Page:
Paul Glynn, CEO of Air, agreed, adding: “Whilst this is great news for those borrowers who are still working, for those in or approaching retirement there are wider considerations at play.
“The cost-of-living crisis and affordability issues are still causing financial stress for many individuals on a fixed income. Rate stability is a positive thing, but it must be matched by suitable products tailored for the older generation. Advisers should be prepared to have comprehensive conversations with their customers in order to find a solution that works for them, whether that is a traditional mortgage or otherwise.”
Bank of England reform needed after inflation errors, Lords say
The Economic Affairs Committee published a report ‘Making an independent Bank of England work better’, which said the independence of the central bank should be “preserved” but changes were needed.
The committee recommended that the BoE do more to “foster a diversity of views” and create a culture that “encourages challenge”.
The report said throughout 2020 and 2021, the central bank unanimously said above-target inflation was “transitionary” and was expected to come down after the pandemic. The committee concluded that this view was not challenged, at least publicly.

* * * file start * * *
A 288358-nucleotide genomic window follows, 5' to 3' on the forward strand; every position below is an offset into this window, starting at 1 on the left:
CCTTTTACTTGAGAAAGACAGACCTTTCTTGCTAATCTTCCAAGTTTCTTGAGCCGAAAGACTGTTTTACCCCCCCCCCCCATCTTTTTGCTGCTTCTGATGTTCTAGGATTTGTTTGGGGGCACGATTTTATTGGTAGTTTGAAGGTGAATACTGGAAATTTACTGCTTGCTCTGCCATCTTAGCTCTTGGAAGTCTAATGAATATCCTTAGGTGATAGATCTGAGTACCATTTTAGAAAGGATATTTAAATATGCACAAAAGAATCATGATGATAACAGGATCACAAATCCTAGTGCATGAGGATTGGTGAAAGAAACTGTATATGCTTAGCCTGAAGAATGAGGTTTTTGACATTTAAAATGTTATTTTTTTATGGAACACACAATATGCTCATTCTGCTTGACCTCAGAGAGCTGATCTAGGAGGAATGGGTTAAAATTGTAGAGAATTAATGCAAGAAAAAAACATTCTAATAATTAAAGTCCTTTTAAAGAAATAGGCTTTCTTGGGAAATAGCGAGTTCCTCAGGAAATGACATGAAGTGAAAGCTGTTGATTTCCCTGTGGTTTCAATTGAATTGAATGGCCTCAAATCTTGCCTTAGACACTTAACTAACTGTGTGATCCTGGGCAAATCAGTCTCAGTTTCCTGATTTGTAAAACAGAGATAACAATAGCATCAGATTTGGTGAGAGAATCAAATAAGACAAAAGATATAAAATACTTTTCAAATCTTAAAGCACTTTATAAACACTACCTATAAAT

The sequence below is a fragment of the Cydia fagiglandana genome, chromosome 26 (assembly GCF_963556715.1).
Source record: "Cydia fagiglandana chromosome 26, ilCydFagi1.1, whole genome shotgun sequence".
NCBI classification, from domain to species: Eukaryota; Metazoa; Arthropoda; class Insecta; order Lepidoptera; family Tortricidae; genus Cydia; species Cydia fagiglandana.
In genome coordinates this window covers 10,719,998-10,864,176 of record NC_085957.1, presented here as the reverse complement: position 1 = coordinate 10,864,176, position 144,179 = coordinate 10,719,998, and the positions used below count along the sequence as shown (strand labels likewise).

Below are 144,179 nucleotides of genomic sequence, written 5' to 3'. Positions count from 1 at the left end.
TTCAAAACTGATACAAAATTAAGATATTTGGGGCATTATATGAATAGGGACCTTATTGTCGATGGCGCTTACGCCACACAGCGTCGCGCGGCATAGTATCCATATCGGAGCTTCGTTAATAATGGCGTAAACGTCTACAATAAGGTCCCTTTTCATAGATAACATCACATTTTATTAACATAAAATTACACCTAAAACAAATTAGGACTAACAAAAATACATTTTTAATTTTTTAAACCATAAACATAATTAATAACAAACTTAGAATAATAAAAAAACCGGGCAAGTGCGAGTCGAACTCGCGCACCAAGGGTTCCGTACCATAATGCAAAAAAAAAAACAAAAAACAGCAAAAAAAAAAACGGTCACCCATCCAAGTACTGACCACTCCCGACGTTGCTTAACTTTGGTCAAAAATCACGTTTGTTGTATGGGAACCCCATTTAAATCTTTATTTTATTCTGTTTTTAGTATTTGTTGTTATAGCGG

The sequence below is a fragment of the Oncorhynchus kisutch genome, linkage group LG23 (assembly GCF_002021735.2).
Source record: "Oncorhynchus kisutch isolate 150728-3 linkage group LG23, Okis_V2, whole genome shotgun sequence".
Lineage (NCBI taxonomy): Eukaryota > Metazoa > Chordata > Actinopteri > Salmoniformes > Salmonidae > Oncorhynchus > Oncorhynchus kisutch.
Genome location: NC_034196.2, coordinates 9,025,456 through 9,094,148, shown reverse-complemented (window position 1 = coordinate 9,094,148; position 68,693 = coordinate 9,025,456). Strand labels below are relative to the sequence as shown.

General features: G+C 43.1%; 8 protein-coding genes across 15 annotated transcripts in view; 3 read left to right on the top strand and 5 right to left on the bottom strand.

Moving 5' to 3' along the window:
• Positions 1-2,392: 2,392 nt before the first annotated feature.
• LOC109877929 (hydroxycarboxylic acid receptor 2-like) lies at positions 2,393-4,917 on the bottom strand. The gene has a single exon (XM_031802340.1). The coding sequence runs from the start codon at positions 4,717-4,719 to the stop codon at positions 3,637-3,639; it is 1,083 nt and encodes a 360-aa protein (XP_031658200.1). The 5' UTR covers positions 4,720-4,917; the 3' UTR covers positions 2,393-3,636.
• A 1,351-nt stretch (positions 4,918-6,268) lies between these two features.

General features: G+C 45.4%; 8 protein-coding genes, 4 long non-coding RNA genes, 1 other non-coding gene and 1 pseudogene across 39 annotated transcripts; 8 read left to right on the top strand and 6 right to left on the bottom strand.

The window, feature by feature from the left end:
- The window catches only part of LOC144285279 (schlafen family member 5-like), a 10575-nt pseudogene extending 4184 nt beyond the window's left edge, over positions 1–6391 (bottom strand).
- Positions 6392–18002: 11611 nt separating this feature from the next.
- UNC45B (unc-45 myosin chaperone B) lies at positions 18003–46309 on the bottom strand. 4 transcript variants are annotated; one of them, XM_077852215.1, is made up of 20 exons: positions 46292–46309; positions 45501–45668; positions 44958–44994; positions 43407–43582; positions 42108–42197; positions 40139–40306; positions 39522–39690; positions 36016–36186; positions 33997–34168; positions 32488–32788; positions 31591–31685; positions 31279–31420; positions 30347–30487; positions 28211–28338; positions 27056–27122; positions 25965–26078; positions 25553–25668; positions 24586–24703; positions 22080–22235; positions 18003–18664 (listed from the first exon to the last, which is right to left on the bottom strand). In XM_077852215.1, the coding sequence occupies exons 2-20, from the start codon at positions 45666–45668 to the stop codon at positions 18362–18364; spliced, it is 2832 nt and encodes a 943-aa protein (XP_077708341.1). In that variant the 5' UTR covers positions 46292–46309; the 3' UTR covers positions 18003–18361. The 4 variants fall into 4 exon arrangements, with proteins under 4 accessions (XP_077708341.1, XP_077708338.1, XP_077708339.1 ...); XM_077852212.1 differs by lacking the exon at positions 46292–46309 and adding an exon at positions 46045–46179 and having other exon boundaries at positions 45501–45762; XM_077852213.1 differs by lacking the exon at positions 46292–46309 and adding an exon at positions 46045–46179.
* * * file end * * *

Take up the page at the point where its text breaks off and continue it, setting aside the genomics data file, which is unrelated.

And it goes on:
It added that the central bank should be “cautious” of prolonged loose monetary policy during periods of low inflation.
Some witnesses to the report suggested reviewing the inflation target, which is set by the Treasury.
It also questioned the forecast modelling used by the central bank and its reliance on this particularly during the pandemic, saying that its outlooks “seldom predict anything other than a return to the two per cent target over their forecast horizon”.
The BoE remit
The Lords also said the Treasury should scale back the central bank’s remit, so it is focused on tackling inflation and ensuring financial stability. It said its expanded remit risked “drawing the bank into the government’s wider policy agenda”.
The committee said while quantitative easing was a “powerful tool” in the aftermath of the 2008 financial crisis, its continued use “has blurred the lines between monetary policy and fiscal policy.”
It was proposed that Parliament conduct a review of the BoE’s remit and operations every five years, as well as enhance Parliament’s ability to hold the bank to account.
Lord Bridges of Headley, chair of the House of Lords Economic Affairs Committee, said: “25 years after the Bank of England was made operationally independent, it is time to take stock. While we are of the strong view that independence should be preserved, reforms are needed to improve the bank’s performance and to strengthen its accountability to Parliament.